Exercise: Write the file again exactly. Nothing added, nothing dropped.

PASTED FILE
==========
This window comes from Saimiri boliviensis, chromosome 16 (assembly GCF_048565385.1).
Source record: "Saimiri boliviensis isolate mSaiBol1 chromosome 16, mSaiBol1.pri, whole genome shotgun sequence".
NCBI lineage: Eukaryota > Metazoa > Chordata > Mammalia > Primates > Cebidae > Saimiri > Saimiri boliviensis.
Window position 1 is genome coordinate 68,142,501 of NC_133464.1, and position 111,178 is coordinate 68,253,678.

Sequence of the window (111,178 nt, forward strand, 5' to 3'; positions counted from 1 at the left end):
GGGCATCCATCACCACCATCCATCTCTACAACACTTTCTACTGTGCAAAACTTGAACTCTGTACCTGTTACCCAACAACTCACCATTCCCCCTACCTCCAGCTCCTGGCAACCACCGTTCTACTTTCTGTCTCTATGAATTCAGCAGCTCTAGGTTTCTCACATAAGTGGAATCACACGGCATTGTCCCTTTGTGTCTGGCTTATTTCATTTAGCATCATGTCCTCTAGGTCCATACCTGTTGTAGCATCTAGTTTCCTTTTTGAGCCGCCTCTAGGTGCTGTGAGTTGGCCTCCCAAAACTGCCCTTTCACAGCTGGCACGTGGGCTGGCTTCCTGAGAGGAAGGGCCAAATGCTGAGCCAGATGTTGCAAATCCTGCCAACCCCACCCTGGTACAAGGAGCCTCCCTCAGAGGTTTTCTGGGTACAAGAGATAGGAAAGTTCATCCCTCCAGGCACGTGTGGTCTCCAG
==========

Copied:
This window comes from Saimiri boliviensis, chromosome 16 (assembly GCF_048565385.1).
Source record: "Saimiri boliviensis isolate mSaiBol1 chromosome 16, mSaiBol1.pri, whole genome shotgun sequence".
NCBI lineage: Eukaryota > Metazoa > Chordata > Mammalia > Primates > Cebidae > Saimiri > Saimiri boliviensis.
Window position 1 is genome coordinate 68,142,501 of NC_133464.1, and position 111,178 is coordinate 68,253,678.

Sequence of the window (111,178 nt, forward strand, 5' to 3'; positions counted from 1 at the left end):
GGGCATCCATCACCACCATCCATCTCTACAACACTTTCTACTGTGCAAAACTTGAACTCTGTACCTGTTACCCAACAACTCACCATTCCCCCTACCTCCAGCTCCTGGCAACCACCGTTCTACTTTCTGTCTCTATGAATTCAGCAGCTCTAGGTTTCTCACATAAGTGGAATCACACGGCATTGTCCCTTTGTGTCTGGCTTATTTCATTTAGCATCATGTCCTCTAGGTCCATACCTGTTGTAGCATCTAGTTTCCTTTTTGAGCCGCCTCTAGGTGCTGTGAGTTGGCCTCCCAAAACTGCCCTTTCACAGCTGGCACGTGGGCTGGCTTCCTGAGAGGAAGGGCCAAATGCTGAGCCAGATGTTGCAAATCCTGCCAACCCCACCCTGGTACAAGGAGCCTCCCTCAGAGGTTTTCTGGGTACAAGAGATAGGAAAGTTCATCCCTCCAGGCACGTGTGGTCTCCAG